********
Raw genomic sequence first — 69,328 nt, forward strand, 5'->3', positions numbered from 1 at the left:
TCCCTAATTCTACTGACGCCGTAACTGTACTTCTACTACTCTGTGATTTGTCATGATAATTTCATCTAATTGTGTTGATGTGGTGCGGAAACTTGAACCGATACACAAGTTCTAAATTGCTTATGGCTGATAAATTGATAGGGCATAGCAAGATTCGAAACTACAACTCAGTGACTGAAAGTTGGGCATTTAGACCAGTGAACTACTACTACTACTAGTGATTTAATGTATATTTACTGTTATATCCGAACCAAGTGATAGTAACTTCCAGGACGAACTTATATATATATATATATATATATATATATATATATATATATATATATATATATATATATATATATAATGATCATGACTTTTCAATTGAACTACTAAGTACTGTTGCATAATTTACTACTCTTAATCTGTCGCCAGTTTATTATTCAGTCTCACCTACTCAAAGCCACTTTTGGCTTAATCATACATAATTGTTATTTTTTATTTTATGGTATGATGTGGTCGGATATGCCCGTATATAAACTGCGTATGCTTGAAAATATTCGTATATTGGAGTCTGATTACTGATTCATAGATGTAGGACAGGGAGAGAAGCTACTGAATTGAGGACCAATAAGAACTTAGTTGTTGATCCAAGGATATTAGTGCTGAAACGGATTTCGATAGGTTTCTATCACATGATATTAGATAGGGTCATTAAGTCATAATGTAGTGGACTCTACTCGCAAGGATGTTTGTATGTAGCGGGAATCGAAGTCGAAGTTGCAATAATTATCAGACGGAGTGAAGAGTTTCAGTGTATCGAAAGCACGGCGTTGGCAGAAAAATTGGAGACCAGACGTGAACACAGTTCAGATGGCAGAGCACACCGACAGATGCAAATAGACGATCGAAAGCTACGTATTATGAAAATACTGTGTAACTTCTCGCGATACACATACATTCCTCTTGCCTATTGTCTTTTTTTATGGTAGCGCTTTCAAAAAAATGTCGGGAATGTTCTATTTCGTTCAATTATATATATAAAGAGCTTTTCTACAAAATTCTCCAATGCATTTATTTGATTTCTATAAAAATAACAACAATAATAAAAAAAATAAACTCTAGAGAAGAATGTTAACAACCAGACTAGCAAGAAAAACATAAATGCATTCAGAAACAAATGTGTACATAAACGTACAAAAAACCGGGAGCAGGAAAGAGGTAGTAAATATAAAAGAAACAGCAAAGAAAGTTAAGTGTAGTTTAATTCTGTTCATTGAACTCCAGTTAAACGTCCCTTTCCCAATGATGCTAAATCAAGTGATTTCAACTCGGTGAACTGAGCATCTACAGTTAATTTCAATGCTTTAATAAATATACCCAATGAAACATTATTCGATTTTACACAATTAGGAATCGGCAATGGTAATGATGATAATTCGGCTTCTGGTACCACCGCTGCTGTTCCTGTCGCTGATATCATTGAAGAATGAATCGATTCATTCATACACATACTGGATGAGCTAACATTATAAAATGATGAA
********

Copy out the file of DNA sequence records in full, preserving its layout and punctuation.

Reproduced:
Raw genomic sequence first — 69,328 nt, forward strand, 5'->3', positions numbered from 1 at the left:
TCCCTAATTCTACTGACGCCGTAACTGTACTTCTACTACTCTGTGATTTGTCATGATAATTTCATCTAATTGTGTTGATGTGGTGCGGAAACTTGAACCGATACACAAGTTCTAAATTGCTTATGGCTGATAAATTGATAGGGCATAGCAAGATTCGAAACTACAACTCAGTGACTGAAAGTTGGGCATTTAGACCAGTGAACTACTACTACTACTAGTGATTTAATGTATATTTACTGTTATATCCGAACCAAGTGATAGTAACTTCCAGGACGAACTTATATATATATATATATATATATATATATATATATATATATATATATATATATATATATATATATAATGATCATGACTTTTCAATTGAACTACTAAGTACTGTTGCATAATTTACTACTCTTAATCTGTCGCCAGTTTATTATTCAGTCTCACCTACTCAAAGCCACTTTTGGCTTAATCATACATAATTGTTATTTTTTATTTTATGGTATGATGTGGTCGGATATGCCCGTATATAAACTGCGTATGCTTGAAAATATTCGTATATTGGAGTCTGATTACTGATTCATAGATGTAGGACAGGGAGAGAAGCTACTGAATTGAGGACCAATAAGAACTTAGTTGTTGATCCAAGGATATTAGTGCTGAAACGGATTTCGATAGGTTTCTATCACATGATATTAGATAGGGTCATTAAGTCATAATGTAGTGGACTCTACTCGCAAGGATGTTTGTATGTAGCGGGAATCGAAGTCGAAGTTGCAATAATTATCAGACGGAGTGAAGAGTTTCAGTGTATCGAAAGCACGGCGTTGGCAGAAAAATTGGAGACCAGACGTGAACACAGTTCAGATGGCAGAGCACACCGACAGATGCAAATAGACGATCGAAAGCTACGTATTATGAAAATACTGTGTAACTTCTCGCGATACACATACATTCCTCTTGCCTATTGTCTTTTTTTATGGTAGCGCTTTCAAAAAAATGTCGGGAATGTTCTATTTCGTTCAATTATATATATAAAGAGCTTTTCTACAAAATTCTCCAATGCATTTATTTGATTTCTATAAAAATAACAACAATAATAAAAAAAATAAACTCTAGAGAAGAATGTTAACAACCAGACTAGCAAGAAAAACATAAATGCATTCAGAAACAAATGTGTACATAAACGTACAAAAAACCGGGAGCAGGAAAGAGGTAGTAAATATAAAAGAAACAGCAAAGAAAGTTAAGTGTAGTTTAATTCTGTTCATTGAACTCCAGTTAAACGTCCCTTTCCCAATGATGCTAAATCAAGTGATTTCAACTCGGTGAACTGAGCATCTACAGTTAATTTCAATGCTTTAATAAATATACCCAATGAAACATTATTCGATTTTACACAATTAGGAATCGGCAATGGTAATGATGATAATTCGGCTTCTGGTACCACCGCTGCTGTTCCTGTCGCTGATATCATTGAAGAATGAATCGATTCATTCATACACATACTGGATGAGCTAACATTATAAAATGATGAA